Two months ago, the state Department of Environmental Protection (DEP) held a filled-to-capacity public forum on the proposed Eagle Ridge Golf Course project, which is not permitted under state law. The only area venue large enough to hold the May 9 public discussion was the 1200-seat auditorium at Jackson Memorial High School.

The majority of speakers that discussed the project opposed it.

The majority of speakers were Lakewood residents.

Their voices were not heard on June 29, 2017, when the Lakewood municipal manager locked his department's doors to shield special interests from public scrutiny.

Minutes later posted on the township Web site did not report adoption of all rezoning recommendations during the meeting and later posted on the township Web site, thereby rendering the minutes inaccurate as a record of public business from which private interests will profit.

Also at stake is the education of thousands of Lakewood's public and non-public school students.

The faster Lakewood accelerates its' growth from a township to a city, the more demand and greater the cost for school district services.

At the June 22 meeting of the Lakewood Township Committee, members approved an $84,000 grant to the Lakewood Board of Education to restore the Lakewood High School Football program, which was cut from the 2017-18 school budget due to lack of funding.

At the July 13, 2017 meeting of the Lakewood Township Committee, members approved a total grant of $1,157,222 to the Lakewood Board of Education, with $231,416 to be disbursed the first week of September 2017, with a subsequent disbursement of $925,806 the first full week in January 2018.

According to the July 19, 2017 Lakewood Board of Education meeting agenda, $557,556 of the $1,157,222 grant will fund reinstatement of the 2017-18 public school sports program, while $599,666 will fund non-public school students with IDEA (Individuals with Disabilities Education Improvement Act of 2004) services.

Municipal tax dollars will not only benefit students enrolled in costly out-of-district special education religious schools, they also will benefit the Lakewood attorney that publicly lobbied committeemen on June 22, 2017 to restore public school funding for high school and middle school football programs.

For years, Lakewood High School graduate Michael Inzelbuch has earned a living by soliciting clients seeking to enroll their special needs student in a school providing an "appropriate" education at taxpayer expense. By enrolling their child in Lakewood public schools, parents then sued the Lakewood Board of Education for funding to enroll him or her in a more expensive, out-of-district religious school.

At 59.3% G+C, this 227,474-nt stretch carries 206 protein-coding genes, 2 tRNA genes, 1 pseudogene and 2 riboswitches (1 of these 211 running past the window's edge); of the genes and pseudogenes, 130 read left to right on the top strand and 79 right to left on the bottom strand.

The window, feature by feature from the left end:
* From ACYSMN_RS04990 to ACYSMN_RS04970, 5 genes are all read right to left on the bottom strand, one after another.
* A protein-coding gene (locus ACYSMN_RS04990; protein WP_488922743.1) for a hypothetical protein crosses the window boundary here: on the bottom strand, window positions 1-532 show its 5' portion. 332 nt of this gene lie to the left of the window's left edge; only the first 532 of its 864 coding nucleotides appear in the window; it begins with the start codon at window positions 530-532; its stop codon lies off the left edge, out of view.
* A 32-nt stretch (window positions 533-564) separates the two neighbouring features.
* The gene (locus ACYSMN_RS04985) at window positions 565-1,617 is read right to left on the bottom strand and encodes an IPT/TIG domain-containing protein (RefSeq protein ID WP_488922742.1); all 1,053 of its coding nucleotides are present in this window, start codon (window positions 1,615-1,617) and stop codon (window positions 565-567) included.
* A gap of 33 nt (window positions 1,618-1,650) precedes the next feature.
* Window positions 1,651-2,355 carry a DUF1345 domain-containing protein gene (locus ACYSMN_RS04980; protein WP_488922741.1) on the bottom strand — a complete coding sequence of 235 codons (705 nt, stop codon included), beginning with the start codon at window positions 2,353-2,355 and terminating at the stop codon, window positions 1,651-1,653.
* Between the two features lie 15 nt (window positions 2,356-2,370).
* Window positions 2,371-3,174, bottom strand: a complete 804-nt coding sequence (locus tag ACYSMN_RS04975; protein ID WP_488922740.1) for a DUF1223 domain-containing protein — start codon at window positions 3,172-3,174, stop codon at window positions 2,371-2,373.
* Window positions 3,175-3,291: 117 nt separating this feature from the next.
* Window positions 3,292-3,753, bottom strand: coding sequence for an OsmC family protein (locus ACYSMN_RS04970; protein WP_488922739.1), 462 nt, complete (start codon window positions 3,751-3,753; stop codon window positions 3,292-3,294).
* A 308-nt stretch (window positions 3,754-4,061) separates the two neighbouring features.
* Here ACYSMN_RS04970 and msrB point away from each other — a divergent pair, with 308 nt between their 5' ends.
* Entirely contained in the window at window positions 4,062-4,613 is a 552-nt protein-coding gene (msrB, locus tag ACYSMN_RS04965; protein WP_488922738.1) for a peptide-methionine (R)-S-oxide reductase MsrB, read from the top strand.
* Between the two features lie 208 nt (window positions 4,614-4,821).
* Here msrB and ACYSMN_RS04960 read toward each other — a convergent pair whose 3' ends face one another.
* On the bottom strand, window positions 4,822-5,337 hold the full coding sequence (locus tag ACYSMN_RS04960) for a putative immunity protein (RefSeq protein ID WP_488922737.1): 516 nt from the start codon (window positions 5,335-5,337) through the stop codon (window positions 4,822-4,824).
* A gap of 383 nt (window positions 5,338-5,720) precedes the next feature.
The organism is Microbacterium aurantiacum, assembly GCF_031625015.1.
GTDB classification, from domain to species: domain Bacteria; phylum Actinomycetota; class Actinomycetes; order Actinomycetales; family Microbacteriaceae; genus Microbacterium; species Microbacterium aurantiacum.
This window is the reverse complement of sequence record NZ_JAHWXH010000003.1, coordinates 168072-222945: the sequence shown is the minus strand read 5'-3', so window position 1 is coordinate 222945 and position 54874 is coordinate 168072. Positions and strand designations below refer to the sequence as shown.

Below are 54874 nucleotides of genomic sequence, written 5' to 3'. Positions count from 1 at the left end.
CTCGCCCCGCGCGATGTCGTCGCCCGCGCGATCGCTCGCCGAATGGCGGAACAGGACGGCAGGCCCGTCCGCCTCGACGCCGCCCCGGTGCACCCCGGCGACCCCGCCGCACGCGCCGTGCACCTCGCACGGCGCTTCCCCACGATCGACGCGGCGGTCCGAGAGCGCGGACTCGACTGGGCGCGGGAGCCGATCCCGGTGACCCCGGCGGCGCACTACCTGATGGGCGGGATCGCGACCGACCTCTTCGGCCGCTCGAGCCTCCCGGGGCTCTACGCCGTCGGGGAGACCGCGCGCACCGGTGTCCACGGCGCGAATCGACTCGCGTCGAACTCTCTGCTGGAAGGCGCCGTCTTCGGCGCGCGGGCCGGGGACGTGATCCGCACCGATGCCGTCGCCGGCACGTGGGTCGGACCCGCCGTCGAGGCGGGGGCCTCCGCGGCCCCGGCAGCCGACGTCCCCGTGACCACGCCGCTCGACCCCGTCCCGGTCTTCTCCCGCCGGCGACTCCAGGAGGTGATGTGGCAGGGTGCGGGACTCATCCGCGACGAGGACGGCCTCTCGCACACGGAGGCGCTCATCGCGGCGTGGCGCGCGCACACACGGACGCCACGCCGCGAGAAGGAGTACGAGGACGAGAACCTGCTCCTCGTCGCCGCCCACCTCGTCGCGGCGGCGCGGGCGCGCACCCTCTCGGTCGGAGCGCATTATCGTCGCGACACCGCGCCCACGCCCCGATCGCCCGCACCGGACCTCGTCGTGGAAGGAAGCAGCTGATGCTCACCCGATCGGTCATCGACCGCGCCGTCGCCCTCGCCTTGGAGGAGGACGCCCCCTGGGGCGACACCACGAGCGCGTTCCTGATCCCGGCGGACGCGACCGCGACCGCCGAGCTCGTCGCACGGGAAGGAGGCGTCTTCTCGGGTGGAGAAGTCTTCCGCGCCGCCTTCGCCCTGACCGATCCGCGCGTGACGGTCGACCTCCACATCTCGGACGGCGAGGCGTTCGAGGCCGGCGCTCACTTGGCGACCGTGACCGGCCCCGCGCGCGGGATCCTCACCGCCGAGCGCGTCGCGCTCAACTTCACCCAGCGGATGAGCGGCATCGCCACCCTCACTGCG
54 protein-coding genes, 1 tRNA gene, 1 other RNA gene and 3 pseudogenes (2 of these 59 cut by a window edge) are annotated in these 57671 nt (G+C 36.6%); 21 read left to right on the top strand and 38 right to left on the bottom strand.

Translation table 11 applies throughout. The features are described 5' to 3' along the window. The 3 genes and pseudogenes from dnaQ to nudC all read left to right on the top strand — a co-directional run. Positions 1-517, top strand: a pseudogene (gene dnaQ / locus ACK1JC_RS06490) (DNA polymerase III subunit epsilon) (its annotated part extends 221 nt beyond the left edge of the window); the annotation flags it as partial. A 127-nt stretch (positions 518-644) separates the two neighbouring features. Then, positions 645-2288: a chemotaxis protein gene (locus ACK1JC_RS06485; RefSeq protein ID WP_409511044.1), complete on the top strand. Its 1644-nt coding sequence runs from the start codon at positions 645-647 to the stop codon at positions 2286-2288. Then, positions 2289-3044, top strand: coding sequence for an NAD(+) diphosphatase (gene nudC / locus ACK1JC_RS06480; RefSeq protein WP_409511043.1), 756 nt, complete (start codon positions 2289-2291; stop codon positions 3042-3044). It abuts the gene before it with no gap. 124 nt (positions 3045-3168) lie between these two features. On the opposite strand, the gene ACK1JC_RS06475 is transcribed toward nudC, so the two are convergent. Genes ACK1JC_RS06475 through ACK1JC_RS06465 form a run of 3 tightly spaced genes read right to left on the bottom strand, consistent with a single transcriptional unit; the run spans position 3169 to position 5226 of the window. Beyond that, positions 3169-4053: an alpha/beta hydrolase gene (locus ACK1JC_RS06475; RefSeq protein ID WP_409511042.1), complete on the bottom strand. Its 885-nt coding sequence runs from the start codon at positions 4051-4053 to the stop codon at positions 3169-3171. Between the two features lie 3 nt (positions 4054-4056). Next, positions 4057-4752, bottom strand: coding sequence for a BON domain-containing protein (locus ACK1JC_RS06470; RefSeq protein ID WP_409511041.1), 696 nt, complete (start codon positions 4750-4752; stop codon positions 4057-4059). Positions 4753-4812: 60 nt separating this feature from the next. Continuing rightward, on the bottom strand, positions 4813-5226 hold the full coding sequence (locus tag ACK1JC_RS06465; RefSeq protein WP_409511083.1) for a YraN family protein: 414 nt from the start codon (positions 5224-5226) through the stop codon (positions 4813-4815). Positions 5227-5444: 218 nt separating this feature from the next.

The Lakewood board not only had to pay more expensive tuition at a private school, they also had to pay Inzelbuch's legal costs.

Now, so are members of the Lakewood Township Committee.

By lobbying committeemen for funding to restore public school athletic funds cut due to lack of district funding, Inzelbuch stands to profit from committeemen's action to also fund non-public school special education services.

One hand washes the other.

You scratch my back, I'll scratch yours.

Taxpayers are the losers of such self-serving gestures.

Their hard-earned tax dollars fund the misery that misdirected municipal public policy inflicts on Lakewood residents.

Those residents deserve a better quality of life, one that requires developers - not taxpayers - to install adequate parking, street lights, sidewalks and road improvements.

Their children deserve safe transport to class, where they can receive a thorough and efficient education at a cost that taxpayers and the school district can afford.

Right now, that is not what they are getting from municipal government.

Instead, the public is being shown the door, and that door is being slammed in their collective faces.

It's time for a change.

Instead of promoting overdevelopment just because there is a demand for it in Lakewood, committeemen and their appointees could and should listen to their constituents, not lock them out of public meetings held behind closed doors during business hours.

As Lakewood grows, so, too, will neighboring townships.

Lakewood's growth is everybody's concern, not just its' residents and property owners.

Everybody has a stake in how the township develops.

Everyone holding public office in Lakewood needs to be held accountable to those stakeholders.

During the July 13, 2017 committee meeting, Mayor Raymond (Ray) Coles discussed the district grant in responding to a comment by Lakewood Superintendent of Schools Laura Winters, who thanked him.

"Tonight, each and every one of you can feel like a hero," she told committeemen.

Coles denied that he was a hero.

"I don't feel comfortable being called a hero," Coles said. "It's not us giving you the money, it's every Lakewood taxpayer."